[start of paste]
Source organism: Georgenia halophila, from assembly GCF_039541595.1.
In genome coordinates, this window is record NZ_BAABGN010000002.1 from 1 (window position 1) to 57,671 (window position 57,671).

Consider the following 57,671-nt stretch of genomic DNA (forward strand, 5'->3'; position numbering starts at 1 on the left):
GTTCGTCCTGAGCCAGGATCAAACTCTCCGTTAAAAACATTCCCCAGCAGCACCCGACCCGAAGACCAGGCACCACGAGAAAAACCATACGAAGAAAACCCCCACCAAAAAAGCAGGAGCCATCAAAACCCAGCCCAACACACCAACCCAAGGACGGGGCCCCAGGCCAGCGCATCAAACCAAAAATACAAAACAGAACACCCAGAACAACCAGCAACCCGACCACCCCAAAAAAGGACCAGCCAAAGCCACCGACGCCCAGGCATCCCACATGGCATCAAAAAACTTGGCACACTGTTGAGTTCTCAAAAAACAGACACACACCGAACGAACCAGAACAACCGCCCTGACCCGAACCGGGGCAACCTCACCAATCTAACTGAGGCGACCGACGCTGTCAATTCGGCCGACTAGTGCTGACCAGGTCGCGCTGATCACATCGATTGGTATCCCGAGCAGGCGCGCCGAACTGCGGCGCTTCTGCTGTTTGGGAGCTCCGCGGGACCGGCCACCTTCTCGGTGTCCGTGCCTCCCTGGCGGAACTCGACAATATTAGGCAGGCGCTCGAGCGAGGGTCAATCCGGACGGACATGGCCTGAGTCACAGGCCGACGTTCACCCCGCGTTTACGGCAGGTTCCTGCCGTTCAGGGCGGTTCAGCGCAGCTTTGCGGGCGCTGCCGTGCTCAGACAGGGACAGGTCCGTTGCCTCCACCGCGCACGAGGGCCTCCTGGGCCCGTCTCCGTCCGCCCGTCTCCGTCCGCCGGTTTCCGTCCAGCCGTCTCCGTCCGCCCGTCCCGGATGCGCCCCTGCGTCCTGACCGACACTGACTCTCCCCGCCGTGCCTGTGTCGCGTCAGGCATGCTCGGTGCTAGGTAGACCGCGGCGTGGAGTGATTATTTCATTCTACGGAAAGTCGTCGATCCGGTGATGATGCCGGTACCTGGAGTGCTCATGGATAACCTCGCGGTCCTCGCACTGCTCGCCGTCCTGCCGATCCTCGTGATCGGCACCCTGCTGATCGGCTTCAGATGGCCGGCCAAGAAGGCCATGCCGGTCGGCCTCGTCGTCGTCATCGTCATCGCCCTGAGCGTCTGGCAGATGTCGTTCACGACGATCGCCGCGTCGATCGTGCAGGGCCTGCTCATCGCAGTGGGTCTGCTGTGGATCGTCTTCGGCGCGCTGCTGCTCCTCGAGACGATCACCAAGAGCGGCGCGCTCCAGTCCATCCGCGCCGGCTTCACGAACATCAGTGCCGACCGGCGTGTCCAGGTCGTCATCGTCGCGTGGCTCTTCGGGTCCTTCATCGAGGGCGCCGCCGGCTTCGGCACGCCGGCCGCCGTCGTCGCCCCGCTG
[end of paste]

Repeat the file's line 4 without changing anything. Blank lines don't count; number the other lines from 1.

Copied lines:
GTTCGTCCTGAGCCAGGATCAAACTCTCCGTTAAAAACATTCCCCAGCAGCACCCGACCCGAAGACCAGGCACCACGAGAAAAACCATACGAAGAAAACCCCCACCAAAAAAGCAGGAGCCATCAAAACCCAGCCCAACACACCAACCCAAGGACGGGGCCCCAGGCCAGCGCATCAAACCAAAAATACAAAACAGAACACCCAGAACAACCAGCAACCCGACCACCCCAAAAAAGGACCAGCCAAAGCCACCGACGCCCAGGCATCCCACATGGCATCAAAAAACTTGGCACACTGTTGAGTTCTCAAAAAACAGACACACACCGAACGAACCAGAACAACCGCCCTGACCCGAACCGGGGCAACCTCACCAATCTAACTGAGGCGACCGACGCTGTCAATTCGGCCGACTAGTGCTGACCAGGTCGCGCTGATCACATCGATTGGTATCCCGAGCAGGCGCGCCGAACTGCGGCGCTTCTGCTGTTTGGGAGCTCCGCGGGACCGGCCACCTTCTCGGTGTCCGTGCCTCCCTGGCGGAACTCGACAATATTAGGCAGGCGCTCGAGCGAGGGTCAATCCGGACGGACATGGCCTGAGTCACAGGCCGACGTTCACCCCGCGTTTACGGCAGGTTCCTGCCGTTCAGGGCGGTTCAGCGCAGCTTTGCGGGCGCTGCCGTGCTCAGACAGGGACAGGTCCGTTGCCTCCACCGCGCACGAGGGCCTCCTGGGCCCGTCTCCGTCCGCCCGTCTCCGTCCGCCGGTTTCCGTCCAGCCGTCTCCGTCCGCCCGTCCCGGATGCGCCCCTGCGTCCTGACCGACACTGACTCTCCCCGCCGTGCCTGTGTCGCGTCAGGCATGCTCGGTGCTAGGTAGACCGCGGCGTGGAGTGATTATTTCATTCTACGGAAAGTCGTCGATCCGGTGATGATGCCGGTACCTGGAGTGCTCATGGATAACCTCGCGGTCCTCGCACTGCTCGCCGTCCTGCCGATCCTCGTGATCGGCACCCTGCTGATCGGCTTCAGATGGCCGGCCAAGAAGGCCATGCCGGTCGGCCTCGTCGTCGTCATCGTCATCGCCCTGAGCGTCTGGCAGATGTCGTTCACGACGATCGCCGCGTCGATCGTGCAGGGCCTGCTCATCGCAGTGGGTCTGCTGTGGATCGTCTTCGGCGCGCTGCTGCTCCTCGAGACGATCACCAAGAGCGGCGCGCTCCAGTCCATCCGCGCCGGCTTCACGAACATCAGTGCCGACCGGCGTGTCCAGGTCGTCATCGTCGCGTGGCTCTTCGGGTCCTTCATCGAGGGCGCCGCCGGCTTCGGCACGCCGGCCGCCGTCGTCGCCCCGCTG